“I know you play basketball.” When the response is no, people move on to the next sport populated by tall people, volleyball. Again, I answer in the negative, which is generally received with disappointment. I stopped growing at 6’1”, around my junior year of high school. I’ve always been taller than my peers, allowing me to (frequently) be mistaken for older than I am. This can be an advantage and disadvantage. My height allowed me to seamlessly blend in with the doubtlessly very mature second graders when I skipped the first grade. Later, in middle and high school, it saved me from being a potential object of ridicule, it not being immediately obvious that I would obtain my driver’s license a year late, or that I had yet to experience a sweet sixteen.
However, being unusually tall seems to have given total strangers carte blanche to approach me and say whatever comes into their heads. Recently I went to get my car washed, a service which I paid for at a local business. Things were proceeding as normal until I stepped out of the car, at which point the young man assisting me shouted “Damn! You could knock a motherf***er out!”. Not only was this an entirely inappropriate thing to say, but he continued to stare at me until I walked out of his point of view.
On another occasion, I was standing in Publix selecting a birthday present, when another shopper came up to me and said “6’2”, right?”. He was frustrated to hear that he was an inch off, and seemed to be somewhat in disbelief. Somehow, I don’t think he would’ve been very pleased if I had tried to guess his size.
Even the more well-meaning people can come across as insulting. Growing up, I constantly heard that really, I shouldn’t be ashamed of my height, I should embrace it! Despite the fact that other people might think that so many inches being awarded to a girl was extraordinarily off-putting, I ought to love myself anyway. I had never had a problem with my height until so many people told me that I shouldn’t. I didn’t know that it was something to be concerned about until I was told not to.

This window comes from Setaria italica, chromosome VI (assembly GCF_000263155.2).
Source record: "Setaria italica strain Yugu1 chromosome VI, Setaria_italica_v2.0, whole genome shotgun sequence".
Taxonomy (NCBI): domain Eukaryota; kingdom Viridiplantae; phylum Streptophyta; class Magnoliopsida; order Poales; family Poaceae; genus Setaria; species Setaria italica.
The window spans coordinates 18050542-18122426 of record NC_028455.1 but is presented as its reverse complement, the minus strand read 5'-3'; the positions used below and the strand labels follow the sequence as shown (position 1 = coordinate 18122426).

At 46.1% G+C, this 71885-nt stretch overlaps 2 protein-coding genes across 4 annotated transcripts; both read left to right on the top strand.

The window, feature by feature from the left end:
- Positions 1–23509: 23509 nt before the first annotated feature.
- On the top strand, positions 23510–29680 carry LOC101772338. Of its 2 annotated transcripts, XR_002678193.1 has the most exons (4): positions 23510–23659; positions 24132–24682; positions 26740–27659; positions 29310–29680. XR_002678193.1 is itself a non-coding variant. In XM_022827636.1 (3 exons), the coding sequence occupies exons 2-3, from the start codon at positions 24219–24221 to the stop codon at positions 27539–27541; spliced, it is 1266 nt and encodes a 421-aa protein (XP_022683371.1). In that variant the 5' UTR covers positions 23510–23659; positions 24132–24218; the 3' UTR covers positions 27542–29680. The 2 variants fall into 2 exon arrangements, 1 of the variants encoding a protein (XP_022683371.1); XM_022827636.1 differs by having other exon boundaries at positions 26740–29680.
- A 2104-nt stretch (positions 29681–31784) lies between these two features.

It is funny, actually, when I stand next to a shorter friend, and the difference is staggering. Even I have to laugh when I try on clothes, and the sleeves stop far before my hands, or the pants unintentionally show off my ankles. I’ve learned now to choose between length or fit, or to accept that a dress will be shorter than I’m entirely comfortable with. Still, these are lessons that were hard-learned. For a long time, dressing up meant a skirt and shirt or a maxi dress. Middle school dances were a source of extreme envy for me, as my friends could easily find (short) party dresses that were still appropriate for twelve-year-old girls. In contrast, I tried on dress after dress as I watched my mother’s face, disappointed after every time I showed her the back or touched the ground, eventually settling on a (what else!) maxi dress.
This sounds an awful lot like complaining, which I don’t want it to be. I do love my height, going so far as to wear heels to prom, and dealing with all the comments that came with that. I like being tall, being able to reach things on the top shelf and seeing over people’s heads. But that’s my business. My height does not give you or anyone else the right to approach me and ask the same clichéd questions that I and every other tall person has heard ten thousand times before. I’d love to discuss some of my other hobbies, like reading and not watching sports.